Unravelling Polymers

The Definitive Blog on Polymers by Poly Fluoro Ltd.

Delrin - the machinist's best friend

In a world of specialized plastics requiring immense tensile strength or high wear resistance or minimal coefficient of friction, Delrin holds its own against the more versatile polymers such as PEEK and PTFE.

Our own experience with Delrin began with the PTFE price increases in 2010-2011, as we scrambled to find substitutes for PTFE to offer clients, without compromising too much on properties. As we have already stated in earlier articles – finding a true substitute for PTFE was futile. However, despite our attempts to push UHMWPE and PA66 as replacements (materials we were more familiar with), it was ultimately Delrin which clients were most comfortable in adopting.

What is Delrin?

Delrin (brand name of DuPont) is also commonly referred to as POM (Polyoxymethylene), polyacetal, or simply acetal. The names all refer to a polymer that is characterized by a high tensile strength, high stiffness, low coefficient of friction and excellent dimensional stability. In addition to its properties – Delrin is a relatively inexpensive material compared to PTFE and even PA66. This makes it a sought after choice in machined component development – as the parts are dimensionally very stable and significant trials can be done without being too expensive.

Properties of Delrin

  • Delrin is characterized by its high strength, hardness and rigidity to ~40 °C
  • In its natural form, it is a white (opaque) plastic, although it is easily pigmented and often available in a variety of colors
  • Delrin has a specific gravity of 1.410-1.420 g/cm3
  • As a homopolymer it is 75-85% crystalline with a melting point of 175°C, while as a copolymer has a slightly lower melting point of 165–175°C
  • It has a relatively low coefficient of friction of 0.2 – much higher than PTFE, but still suitable for a wide number of engineering applications
  • Delrin is resistant to a wide variety of chemicals including alcohols, aldehydes, esters, ethers, hydrocarbons, agricultural chemicals, and many weak acids and bases. This ability is even more impressive when we consider that even under harsh chemical environments, Delrin does not lose its dimensional stability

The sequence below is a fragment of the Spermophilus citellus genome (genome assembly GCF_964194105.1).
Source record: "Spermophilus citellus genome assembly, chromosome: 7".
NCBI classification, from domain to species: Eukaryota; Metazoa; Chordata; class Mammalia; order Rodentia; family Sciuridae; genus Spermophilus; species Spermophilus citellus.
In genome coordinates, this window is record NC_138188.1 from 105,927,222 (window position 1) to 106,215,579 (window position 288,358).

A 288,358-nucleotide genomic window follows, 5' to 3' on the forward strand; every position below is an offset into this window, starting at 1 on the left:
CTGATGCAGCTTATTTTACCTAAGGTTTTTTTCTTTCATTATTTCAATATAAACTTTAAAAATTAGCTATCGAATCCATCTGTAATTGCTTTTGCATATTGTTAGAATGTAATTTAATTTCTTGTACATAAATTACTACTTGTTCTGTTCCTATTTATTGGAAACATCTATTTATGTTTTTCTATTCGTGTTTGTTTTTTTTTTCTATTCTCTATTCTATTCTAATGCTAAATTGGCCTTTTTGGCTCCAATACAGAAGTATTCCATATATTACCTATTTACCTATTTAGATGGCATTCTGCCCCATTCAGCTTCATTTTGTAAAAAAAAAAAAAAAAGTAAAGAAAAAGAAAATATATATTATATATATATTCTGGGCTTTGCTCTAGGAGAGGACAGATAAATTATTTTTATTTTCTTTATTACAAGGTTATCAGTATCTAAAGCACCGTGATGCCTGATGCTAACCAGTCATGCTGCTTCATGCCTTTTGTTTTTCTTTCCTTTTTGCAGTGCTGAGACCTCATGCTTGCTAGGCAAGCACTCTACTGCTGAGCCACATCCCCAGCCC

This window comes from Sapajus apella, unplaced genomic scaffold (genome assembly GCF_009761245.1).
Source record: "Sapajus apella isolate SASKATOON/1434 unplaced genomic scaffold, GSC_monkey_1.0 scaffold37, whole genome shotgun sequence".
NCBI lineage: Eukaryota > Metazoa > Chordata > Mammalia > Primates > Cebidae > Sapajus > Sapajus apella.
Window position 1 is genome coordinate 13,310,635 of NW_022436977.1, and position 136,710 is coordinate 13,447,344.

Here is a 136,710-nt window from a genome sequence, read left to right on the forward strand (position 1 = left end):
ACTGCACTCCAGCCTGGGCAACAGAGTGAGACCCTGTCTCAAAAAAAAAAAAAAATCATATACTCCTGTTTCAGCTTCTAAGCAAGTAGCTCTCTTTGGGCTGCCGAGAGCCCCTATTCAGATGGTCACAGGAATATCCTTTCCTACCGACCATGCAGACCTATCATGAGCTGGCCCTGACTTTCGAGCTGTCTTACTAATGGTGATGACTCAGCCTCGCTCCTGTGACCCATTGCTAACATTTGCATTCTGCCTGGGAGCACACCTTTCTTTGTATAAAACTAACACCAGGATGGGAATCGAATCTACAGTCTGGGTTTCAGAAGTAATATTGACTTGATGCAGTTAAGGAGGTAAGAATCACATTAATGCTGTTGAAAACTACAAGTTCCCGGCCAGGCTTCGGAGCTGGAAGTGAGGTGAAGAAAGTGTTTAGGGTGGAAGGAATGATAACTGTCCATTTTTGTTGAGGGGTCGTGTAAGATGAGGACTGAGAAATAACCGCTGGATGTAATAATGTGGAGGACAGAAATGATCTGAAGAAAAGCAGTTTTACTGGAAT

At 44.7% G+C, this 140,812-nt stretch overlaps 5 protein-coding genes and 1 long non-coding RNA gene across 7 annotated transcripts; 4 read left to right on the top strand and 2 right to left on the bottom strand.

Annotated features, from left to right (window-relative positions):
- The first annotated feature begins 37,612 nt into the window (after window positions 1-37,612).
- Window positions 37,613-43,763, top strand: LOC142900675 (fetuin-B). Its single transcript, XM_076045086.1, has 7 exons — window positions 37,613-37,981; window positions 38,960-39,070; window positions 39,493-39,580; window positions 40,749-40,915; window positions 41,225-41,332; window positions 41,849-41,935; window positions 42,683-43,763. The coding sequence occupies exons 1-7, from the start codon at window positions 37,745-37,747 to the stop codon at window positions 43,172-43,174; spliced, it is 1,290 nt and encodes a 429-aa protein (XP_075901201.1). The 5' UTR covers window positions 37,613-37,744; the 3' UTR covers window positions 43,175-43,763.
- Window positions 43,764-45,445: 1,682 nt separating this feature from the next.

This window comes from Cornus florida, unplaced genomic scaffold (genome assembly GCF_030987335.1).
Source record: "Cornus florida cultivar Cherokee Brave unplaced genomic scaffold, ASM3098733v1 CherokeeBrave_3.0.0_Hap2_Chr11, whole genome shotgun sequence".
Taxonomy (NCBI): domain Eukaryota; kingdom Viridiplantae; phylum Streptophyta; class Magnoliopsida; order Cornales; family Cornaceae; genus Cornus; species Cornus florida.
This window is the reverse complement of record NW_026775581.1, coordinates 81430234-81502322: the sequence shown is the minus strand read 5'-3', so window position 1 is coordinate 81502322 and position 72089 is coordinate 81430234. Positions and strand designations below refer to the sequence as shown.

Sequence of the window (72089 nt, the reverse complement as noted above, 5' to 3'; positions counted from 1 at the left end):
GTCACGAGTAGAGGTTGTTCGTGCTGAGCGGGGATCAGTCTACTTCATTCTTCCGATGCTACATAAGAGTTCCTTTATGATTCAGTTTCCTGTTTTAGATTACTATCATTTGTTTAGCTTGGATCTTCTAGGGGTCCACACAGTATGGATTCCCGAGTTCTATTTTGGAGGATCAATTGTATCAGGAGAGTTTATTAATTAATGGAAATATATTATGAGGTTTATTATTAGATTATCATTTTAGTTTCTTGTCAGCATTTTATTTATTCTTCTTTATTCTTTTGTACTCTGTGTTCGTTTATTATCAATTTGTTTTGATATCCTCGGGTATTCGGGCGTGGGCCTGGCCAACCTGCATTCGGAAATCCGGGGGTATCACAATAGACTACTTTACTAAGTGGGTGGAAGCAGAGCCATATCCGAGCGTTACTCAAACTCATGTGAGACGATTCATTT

• Electrically, Delrin rates slightly below PTFE, but is nonetheless a very useful substitute. Its dielectric constant (~3.5) is only slightly higher than PTFE (~2)

Advantages of Delrin:

  • High mechanical strength and rigidity
  • Toughness and high resistance to repeated impacts
  • Long-term fatigue endurance
  • Excellent resistance to moisture, gasoline, solvents, and many other neutral chemicals
  • Excellent dimensional stability
  • Good resilience and resistance to creep
  • Natural lubricity
  • Wide end-use temperature range
  • Good electrical insulating characteristics

Due to its versatility, Delrin finds uses in a number of applications including:

  • Automotives
  • Industrial equipments
  • Consumer goods
  • Medical equipments
  • Electrical equipments

Machining Delrin

As a machined item, Delrin is particularly easy to work with. With PTFE, we need to consider the softness of the material and also its sensitivity to temperatures, with nylons and UHMWPE, we need to be careful of the part melting during machining, with PEEK, the tool itself can break, if we do not control the RPM. However, Delrin is surprisingly accommodating as the part retains its stiffness, but is still soft enough that the tool is able to work through the plastic. In addition, the dimensional stability post machining is also excellent. While we have had instances of PTFE parts being under tolerance when shipped to colder climates, the same is not an issue with Delrin parts.

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